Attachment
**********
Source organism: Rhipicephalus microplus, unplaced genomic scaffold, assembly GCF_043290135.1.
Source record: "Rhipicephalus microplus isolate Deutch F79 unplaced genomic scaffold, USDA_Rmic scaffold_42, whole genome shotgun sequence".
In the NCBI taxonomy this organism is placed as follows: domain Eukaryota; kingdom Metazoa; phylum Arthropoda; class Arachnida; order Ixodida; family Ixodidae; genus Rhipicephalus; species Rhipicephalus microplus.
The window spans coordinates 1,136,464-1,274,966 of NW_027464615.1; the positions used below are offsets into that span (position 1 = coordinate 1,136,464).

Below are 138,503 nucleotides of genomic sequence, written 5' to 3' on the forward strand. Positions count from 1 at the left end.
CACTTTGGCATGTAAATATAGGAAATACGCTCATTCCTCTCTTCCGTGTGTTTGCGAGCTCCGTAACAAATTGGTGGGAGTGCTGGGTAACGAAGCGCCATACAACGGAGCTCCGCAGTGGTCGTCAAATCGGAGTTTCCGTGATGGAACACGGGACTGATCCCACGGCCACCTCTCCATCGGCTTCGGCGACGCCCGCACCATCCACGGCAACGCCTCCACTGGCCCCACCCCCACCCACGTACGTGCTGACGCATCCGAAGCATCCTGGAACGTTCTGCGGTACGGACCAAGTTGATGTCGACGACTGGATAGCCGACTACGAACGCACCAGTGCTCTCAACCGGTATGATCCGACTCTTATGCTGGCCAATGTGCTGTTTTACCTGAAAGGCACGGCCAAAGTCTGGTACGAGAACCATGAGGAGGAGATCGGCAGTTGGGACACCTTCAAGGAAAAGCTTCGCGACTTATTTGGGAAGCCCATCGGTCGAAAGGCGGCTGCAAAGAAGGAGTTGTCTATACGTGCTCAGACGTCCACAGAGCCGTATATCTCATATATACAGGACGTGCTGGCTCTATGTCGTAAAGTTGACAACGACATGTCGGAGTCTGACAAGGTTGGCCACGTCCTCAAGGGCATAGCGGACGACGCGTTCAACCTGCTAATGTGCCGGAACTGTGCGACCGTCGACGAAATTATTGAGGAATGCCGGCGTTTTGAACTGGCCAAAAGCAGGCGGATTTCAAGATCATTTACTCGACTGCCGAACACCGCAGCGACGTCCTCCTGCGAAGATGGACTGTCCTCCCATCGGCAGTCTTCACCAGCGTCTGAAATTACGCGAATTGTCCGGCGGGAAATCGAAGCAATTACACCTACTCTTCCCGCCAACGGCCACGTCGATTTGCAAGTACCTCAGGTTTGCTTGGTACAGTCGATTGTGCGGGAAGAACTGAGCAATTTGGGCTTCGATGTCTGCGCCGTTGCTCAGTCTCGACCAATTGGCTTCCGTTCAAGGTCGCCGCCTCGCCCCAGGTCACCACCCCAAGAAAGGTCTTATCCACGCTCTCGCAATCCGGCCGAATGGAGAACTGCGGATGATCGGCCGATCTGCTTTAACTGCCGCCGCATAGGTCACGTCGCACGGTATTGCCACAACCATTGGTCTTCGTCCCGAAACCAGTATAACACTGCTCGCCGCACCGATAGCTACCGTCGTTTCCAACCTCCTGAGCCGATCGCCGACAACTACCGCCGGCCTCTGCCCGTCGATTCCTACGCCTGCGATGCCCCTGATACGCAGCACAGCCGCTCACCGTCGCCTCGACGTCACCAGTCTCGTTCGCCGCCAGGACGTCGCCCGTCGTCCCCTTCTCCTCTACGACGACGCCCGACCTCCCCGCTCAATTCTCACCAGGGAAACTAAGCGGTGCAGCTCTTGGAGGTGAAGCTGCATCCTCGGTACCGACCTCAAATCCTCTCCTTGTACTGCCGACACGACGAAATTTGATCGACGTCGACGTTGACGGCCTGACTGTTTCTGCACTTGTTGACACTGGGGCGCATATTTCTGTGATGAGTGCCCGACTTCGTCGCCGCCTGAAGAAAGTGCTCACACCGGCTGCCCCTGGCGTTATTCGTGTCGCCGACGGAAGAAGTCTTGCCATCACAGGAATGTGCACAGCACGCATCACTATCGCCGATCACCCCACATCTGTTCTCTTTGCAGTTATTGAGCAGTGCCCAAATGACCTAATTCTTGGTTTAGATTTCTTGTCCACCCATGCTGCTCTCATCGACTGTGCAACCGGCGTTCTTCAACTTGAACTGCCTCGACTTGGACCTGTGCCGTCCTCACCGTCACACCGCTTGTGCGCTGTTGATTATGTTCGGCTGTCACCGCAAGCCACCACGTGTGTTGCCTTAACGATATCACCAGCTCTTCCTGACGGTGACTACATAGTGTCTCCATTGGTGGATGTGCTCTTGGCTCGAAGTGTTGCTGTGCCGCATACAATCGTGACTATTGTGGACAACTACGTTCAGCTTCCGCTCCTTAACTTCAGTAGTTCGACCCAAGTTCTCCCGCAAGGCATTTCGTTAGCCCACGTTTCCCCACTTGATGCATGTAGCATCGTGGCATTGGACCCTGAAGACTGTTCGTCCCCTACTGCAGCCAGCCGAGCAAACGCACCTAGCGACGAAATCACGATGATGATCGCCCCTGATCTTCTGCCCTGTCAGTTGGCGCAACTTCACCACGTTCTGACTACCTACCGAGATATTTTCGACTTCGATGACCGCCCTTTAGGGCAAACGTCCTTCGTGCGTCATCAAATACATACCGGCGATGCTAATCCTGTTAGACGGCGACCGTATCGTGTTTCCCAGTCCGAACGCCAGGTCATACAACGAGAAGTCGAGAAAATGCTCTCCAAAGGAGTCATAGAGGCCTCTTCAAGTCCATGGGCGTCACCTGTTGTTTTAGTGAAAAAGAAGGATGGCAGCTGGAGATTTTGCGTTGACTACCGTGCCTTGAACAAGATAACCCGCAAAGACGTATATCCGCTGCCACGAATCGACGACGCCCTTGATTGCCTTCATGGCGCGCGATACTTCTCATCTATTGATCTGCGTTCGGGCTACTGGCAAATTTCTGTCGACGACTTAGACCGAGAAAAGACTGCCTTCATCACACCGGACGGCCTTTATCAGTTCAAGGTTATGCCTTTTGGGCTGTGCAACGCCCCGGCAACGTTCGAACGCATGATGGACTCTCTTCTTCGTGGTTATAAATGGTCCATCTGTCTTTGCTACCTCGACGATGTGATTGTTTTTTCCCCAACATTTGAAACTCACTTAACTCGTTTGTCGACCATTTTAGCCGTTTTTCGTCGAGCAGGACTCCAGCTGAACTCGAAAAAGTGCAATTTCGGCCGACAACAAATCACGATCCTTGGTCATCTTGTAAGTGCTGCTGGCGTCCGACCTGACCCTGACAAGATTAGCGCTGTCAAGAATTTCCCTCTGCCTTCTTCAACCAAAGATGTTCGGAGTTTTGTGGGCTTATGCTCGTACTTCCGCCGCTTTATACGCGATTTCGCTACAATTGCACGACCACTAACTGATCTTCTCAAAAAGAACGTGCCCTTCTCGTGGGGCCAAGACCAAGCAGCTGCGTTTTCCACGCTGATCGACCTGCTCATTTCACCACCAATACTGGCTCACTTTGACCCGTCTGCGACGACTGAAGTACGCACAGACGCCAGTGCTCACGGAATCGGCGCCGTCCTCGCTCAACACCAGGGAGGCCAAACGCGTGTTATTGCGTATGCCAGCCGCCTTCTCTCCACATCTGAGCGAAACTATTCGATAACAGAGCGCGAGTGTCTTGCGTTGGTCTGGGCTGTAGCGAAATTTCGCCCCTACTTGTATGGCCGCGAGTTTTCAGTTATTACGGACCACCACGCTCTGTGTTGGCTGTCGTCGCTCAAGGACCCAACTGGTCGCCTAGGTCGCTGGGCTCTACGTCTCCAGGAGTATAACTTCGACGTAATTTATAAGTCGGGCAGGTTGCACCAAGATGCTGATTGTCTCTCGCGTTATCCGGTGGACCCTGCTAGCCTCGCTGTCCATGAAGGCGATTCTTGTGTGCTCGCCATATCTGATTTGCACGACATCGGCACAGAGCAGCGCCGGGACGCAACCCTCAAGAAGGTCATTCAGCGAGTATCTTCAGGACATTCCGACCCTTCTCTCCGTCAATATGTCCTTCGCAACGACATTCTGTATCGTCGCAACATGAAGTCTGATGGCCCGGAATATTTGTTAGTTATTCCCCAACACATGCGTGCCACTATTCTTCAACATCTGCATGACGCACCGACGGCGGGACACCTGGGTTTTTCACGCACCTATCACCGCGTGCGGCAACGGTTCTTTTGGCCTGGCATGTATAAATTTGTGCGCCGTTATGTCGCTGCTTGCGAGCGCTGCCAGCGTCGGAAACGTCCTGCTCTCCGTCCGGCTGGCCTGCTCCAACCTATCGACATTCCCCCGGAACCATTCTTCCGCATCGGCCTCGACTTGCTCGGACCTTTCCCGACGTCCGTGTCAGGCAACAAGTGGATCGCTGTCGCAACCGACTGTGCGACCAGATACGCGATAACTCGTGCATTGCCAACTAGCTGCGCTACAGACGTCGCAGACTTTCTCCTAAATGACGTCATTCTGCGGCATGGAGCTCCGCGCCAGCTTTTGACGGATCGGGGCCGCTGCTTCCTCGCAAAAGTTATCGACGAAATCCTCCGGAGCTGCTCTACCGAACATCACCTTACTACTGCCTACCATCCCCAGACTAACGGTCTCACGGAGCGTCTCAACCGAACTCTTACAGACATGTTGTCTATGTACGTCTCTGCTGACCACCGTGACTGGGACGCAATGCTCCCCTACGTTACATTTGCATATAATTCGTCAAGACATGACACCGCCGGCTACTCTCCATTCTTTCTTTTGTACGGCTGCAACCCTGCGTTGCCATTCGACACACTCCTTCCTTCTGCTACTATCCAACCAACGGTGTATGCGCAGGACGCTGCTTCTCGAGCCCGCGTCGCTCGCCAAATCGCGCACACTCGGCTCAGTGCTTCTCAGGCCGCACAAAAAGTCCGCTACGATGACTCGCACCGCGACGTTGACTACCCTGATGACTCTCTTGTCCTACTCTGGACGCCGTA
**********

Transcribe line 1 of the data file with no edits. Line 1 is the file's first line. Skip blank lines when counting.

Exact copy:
Source organism: Rhipicephalus microplus, unplaced genomic scaffold, assembly GCF_043290135.1.